Russ Burroughs: Former pro LHP - Instructor at SN camps





1. Could you tell us your story on dropping down?

I first started throwing sidearm in 2014 during the middle of the season.  I was having some control issues over-the-top.  My manager put me on the DL and told me that I had ten days to figure my stuff out or I was going to be released.  That was when I decided to throw sidearm.

 2. What are some of the advantages you had from your arm angle?

The biggest advantage I have is being left handed.  Now I could be used as a true lefty on lefty specialist.  I tried to setup as far to the 1st base side of the rubber as possible so that my arm angle would actually be behind the left-handed hitter.  It would give the illusion that I was throwing either behind or right at him. 

 3. If you didn't drop down, do you think you would have had the same success?

I wish that I would have dropped down earlier in my career.  Honestly, I wish I would have started throwing sidearm in High-School.  I threw hard from the top, but the consistency and control wasn’t there.  When I switched to sidearm it was much more natural and the control was there.

 4. What would you tell someone debating on changing their arm angle?

Anyone that wants to change their arm angle I would tell them that it’s a lifestyle change.  It is a way of life.  You have to embrace the weirdness.  Also, 99% of people will not be able to help your mechanics.  It is up to you and you have to do what feels right for your body.


  5. Are there any mechanical tips that you'd give to someone throwing sidearm/submarine?

The single biggest advice I can give for sidearm mechanics are to keep your chest down.  The hardest thing for me was to keep my chest down and not allowing my chest to fly open.  Also, try to feel as if you are in a hallway, you want your entire body to stay straight thru the hallway.  If your body goes outside of that hallway then you have momentum going away from where you want the ball to go. 0-100 momentum straight from the mound to the plate.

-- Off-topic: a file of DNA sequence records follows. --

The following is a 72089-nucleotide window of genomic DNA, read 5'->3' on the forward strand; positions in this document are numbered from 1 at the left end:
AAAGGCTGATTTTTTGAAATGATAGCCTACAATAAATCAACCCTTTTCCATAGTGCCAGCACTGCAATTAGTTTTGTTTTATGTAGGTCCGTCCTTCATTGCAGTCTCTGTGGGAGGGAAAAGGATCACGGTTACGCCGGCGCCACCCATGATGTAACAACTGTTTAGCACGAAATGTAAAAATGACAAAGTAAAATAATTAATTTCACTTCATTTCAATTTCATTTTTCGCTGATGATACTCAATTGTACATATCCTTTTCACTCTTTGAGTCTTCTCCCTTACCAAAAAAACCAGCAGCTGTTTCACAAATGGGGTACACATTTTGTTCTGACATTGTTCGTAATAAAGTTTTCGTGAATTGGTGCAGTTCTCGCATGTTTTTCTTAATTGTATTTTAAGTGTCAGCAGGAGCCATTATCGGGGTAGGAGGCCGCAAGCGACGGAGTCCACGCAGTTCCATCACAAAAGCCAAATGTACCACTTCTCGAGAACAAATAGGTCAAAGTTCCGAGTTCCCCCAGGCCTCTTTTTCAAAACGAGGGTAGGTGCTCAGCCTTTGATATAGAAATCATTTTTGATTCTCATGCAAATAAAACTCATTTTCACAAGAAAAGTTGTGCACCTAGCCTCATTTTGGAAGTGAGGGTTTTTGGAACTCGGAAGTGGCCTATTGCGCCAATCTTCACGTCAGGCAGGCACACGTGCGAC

6. What pitches did you throw?

As a specialist and setup guy I didn’t need a lot of pitches.  I had 3 pitches; fastball, sinker, and slider.  The only time I ever really used my fastball was if I need to pinpoint a get me over pitch.  I stick to mainly sinker and slider.  I topped out at 87mph.  I didn’t need to throw my fastball, as I was not a strikeout pitcher.  I wanted to pitch to contact so I stuck with my two pitches with the most movement.

 7. How did you pitch to lefties/righties?

The later part of my career I was seeing more hitters from both sides.  So now that I was not just a lefty specialist I had to learn to pitch to both hitters.  What I found out was that the more I threw inside to righties the harder it was for them to hit.  I break more right-handed hitter’s bats than I do left-handed hitters bats.  I would stick to hard in and soft away for righties to get them off balance and uncomfortable in the box.  With lefties, I would go soft in and hard away.  The main thing I watch for is the hitter’s tendencies.  You can tell a lot about how a hitter just by his stance and how he swings at the previous pitches.  I will study each hitter to determine the best type of pitch and location to throw.

8. What was your favorite part about pitching from down there?

 The best thing about throwing sidearm was that it saved my career.  It allowed me to continue to play and to live out my dream as a professional athlete.  Another great thing about throwing sidearm is that we are unique.  Everyone looks at you differently and its almost people are mesmerized at how you are able to throw.  Pitchers from over-the-top are a dime a dozen, but pitchers who throw differently will stick out to everyone.